Culture Health

Five Strategies for Getting More Work Done in Less Time

Simple ways of getting the most out of the limited time we all seem to have these days.

You’ve got more to do than could possibly get done with your current work style. You’ve prioritised. You’ve planned. You’ve delegated. You’ve tried to focus. The next frontier is increasing your efficiency so that you can spend less time and still do a good job. Exactly which strategies will work best for you will vary person-by-person and situation-by-situation.

Employing even one of these five strategies can save you hours each week.

Clarify Actual Expectations

When you take on a significant task, talk with any key stakeholders about what they expect from you. Perhaps they need a PowerPoint deck, or perhaps they don’t. Perhaps they need an A+ job or maybe a B+ will be fine. Perhaps they need a comprehensive plan or maybe just an initial sketch will work. You can save days of work when you got clear on the fact that in some instances, all that is needed is enough information to come to a go or no-go decision.

Not all situations require a thorough in-depth analysis. By clarifying what’s actually needed and to what level, you can save hours of time deciding what to do and getting tasks done.

Re-Use Previous Material

Your ability to reduce time by reusing and recycling work will vary depending on your particular responsibilities. But where you can, copy, paste, and edit. That could happen with emails, presentations, trainings, proposals, and almost any other type of activity where you’re communicating something very similar.

This strategy has proven most helpful those who give presentations or who train. When you’re pressed for time, fight the urge to entirely update or overhaul materials, and use something you already have to save hours and deliver the best content. Experienced speakers tend to give the same speech again and again because practice makes perfect.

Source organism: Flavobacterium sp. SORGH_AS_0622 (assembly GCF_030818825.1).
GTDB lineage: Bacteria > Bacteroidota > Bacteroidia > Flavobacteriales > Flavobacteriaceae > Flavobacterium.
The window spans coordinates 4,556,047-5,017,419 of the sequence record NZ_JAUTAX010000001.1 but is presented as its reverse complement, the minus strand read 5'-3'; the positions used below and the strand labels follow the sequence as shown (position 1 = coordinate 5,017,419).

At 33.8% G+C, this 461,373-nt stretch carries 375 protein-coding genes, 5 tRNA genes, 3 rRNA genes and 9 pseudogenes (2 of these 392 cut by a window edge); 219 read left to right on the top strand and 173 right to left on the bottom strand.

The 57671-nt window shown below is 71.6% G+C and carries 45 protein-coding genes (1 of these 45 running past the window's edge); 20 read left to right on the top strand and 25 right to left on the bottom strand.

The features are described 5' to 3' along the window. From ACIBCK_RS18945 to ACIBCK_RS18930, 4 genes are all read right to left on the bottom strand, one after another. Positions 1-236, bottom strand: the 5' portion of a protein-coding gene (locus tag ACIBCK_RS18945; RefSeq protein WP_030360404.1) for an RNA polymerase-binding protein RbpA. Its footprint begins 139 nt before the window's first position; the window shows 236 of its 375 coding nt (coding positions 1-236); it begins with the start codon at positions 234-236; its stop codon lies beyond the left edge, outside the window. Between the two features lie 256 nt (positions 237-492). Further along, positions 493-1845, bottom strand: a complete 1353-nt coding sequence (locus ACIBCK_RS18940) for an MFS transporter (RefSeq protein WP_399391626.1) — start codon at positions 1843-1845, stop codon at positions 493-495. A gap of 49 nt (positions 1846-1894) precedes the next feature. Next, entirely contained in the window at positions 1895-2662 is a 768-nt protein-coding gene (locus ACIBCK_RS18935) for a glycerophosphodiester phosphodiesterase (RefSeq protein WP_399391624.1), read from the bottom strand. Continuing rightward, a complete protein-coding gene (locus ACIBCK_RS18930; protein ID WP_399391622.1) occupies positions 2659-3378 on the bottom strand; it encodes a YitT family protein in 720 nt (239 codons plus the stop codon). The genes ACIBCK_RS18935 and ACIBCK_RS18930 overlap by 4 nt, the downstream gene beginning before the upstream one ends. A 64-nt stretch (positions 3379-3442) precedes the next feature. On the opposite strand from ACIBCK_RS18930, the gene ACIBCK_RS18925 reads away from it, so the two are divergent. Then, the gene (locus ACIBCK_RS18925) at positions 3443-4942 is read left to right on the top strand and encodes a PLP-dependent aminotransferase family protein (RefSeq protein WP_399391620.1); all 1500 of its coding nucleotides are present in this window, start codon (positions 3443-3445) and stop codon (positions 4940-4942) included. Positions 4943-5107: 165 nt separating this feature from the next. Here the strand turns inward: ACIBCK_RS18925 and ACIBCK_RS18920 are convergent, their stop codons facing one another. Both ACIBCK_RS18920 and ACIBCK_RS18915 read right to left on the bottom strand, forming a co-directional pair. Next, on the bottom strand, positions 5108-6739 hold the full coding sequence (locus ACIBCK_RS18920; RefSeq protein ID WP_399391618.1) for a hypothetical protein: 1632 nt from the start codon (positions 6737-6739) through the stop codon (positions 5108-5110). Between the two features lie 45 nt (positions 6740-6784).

Develop Templates and Checklists

To speed up your process on routine items, come up with a template or checklist or find ones you can use. For example, you can have a template spreadsheet to fill in expenses – there are some available now through online banking portals depending on which bank you use.

You might want templates for activities like putting together weekly reports, presentations, or meeting agendas. Also, you may find checklists valuable for weekly planning, one-on-one meetings, or other repeated activities. Both templates and checklists allow you to do a good job in less time because you don’t need to spend any time remembering what to do or deciding on the next step. You can keep these templates and checklists in a more sophisticated system, but I find that often simply having them recorded in a Word document is sufficient. One great advantage if you use gmail or microsoft online is their suite of products which are free such as Google Drive or One Drive where you can create, store and share all your documents without having to keep track of different versions as they are updated automatically for everyone who has access to them. This is very useful when sharing spreadsheets for example.

Make It a Conversation

Depending on what you need to accomplish, you can potentially save time by sharing what you’ve done verbally. For example, maybe your manager asks you to research a particular topic. Instead of writing up a formal presentation, it may accomplish your purposes in less time to take notes and then talk through your findings during a one-on-one meeting. This strategy can also work well if you need to communicate about more abstract concepts, like design. It might be much faster to communicate with an architect for instance through talking about or drawing up your thoughts instead of trying to write them down.

Time Box Your Work

Finally, a strategy for still doing a good job in less time is deciding in advance how much time you will spend on a particular task or part of a task, and then sticking to it. For example, if you tend to over-invest in the research stage, you may want to tell yourself that you have to stop after one to two hours. Or if you struggle with coming up with an initial draft, then you may pre-decide how much time you would like to invest in getting something typed out. Time boxing doesn’t guarantee that you’ll finish the work in the allotted time. However, it can definitely help with focus. And deciding in advance on the time investment helps Parkinson’s Law, that work expands to fill the time allotted for it, to work to your advantage. We all have our limits and not everything will get done by using the above strategies. But when you do employ these techniques, you can get more done in less time.

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